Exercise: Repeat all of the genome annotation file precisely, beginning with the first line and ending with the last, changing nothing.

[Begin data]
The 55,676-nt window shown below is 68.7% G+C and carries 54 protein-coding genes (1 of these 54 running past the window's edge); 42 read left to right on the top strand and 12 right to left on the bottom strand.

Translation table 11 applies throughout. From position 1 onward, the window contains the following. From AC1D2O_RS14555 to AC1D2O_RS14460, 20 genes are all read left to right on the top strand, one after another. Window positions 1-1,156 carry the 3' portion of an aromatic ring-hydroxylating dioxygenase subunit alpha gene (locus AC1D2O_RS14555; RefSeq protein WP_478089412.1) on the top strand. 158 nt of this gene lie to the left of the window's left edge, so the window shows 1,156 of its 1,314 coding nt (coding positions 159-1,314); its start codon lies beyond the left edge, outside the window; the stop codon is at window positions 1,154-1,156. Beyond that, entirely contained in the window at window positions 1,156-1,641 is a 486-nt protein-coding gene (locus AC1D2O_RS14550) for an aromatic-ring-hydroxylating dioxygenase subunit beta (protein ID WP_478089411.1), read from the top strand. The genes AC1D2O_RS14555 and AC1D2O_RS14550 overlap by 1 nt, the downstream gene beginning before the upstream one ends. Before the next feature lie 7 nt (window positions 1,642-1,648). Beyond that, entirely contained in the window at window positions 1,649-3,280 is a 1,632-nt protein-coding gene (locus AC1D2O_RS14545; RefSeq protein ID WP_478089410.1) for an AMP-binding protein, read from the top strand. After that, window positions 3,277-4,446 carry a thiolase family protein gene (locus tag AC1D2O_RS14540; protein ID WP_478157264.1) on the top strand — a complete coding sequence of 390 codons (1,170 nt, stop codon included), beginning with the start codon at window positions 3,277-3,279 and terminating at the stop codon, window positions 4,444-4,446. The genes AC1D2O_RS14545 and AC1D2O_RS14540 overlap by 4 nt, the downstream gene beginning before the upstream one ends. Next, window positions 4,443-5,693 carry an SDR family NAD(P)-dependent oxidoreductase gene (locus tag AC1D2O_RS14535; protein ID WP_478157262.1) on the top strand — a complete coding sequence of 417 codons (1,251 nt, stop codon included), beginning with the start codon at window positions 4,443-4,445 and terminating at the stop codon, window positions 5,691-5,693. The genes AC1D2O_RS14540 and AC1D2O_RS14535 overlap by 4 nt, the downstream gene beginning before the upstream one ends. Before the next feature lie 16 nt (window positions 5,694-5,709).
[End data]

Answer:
The 55,676-nt window shown below is 68.7% G+C and carries 54 protein-coding genes (1 of these 54 running past the window's edge); 42 read left to right on the top strand and 12 right to left on the bottom strand.

Translation table 11 applies throughout. From position 1 onward, the window contains the following. From AC1D2O_RS14555 to AC1D2O_RS14460, 20 genes are all read left to right on the top strand, one after another. Window positions 1-1,156 carry the 3' portion of an aromatic ring-hydroxylating dioxygenase subunit alpha gene (locus AC1D2O_RS14555; RefSeq protein WP_478089412.1) on the top strand. 158 nt of this gene lie to the left of the window's left edge, so the window shows 1,156 of its 1,314 coding nt (coding positions 159-1,314); its start codon lies beyond the left edge, outside the window; the stop codon is at window positions 1,154-1,156. Beyond that, entirely contained in the window at window positions 1,156-1,641 is a 486-nt protein-coding gene (locus AC1D2O_RS14550) for an aromatic-ring-hydroxylating dioxygenase subunit beta (protein ID WP_478089411.1), read from the top strand. The genes AC1D2O_RS14555 and AC1D2O_RS14550 overlap by 1 nt, the downstream gene beginning before the upstream one ends. Before the next feature lie 7 nt (window positions 1,642-1,648). Beyond that, entirely contained in the window at window positions 1,649-3,280 is a 1,632-nt protein-coding gene (locus AC1D2O_RS14545; RefSeq protein ID WP_478089410.1) for an AMP-binding protein, read from the top strand. After that, window positions 3,277-4,446 carry a thiolase family protein gene (locus tag AC1D2O_RS14540; protein ID WP_478157264.1) on the top strand — a complete coding sequence of 390 codons (1,170 nt, stop codon included), beginning with the start codon at window positions 3,277-3,279 and terminating at the stop codon, window positions 4,444-4,446. The genes AC1D2O_RS14545 and AC1D2O_RS14540 overlap by 4 nt, the downstream gene beginning before the upstream one ends. Next, window positions 4,443-5,693 carry an SDR family NAD(P)-dependent oxidoreductase gene (locus tag AC1D2O_RS14535; protein ID WP_478157262.1) on the top strand — a complete coding sequence of 417 codons (1,251 nt, stop codon included), beginning with the start codon at window positions 4,443-4,445 and terminating at the stop codon, window positions 5,691-5,693. The genes AC1D2O_RS14540 and AC1D2O_RS14535 overlap by 4 nt, the downstream gene beginning before the upstream one ends. Before the next feature lie 16 nt (window positions 5,694-5,709).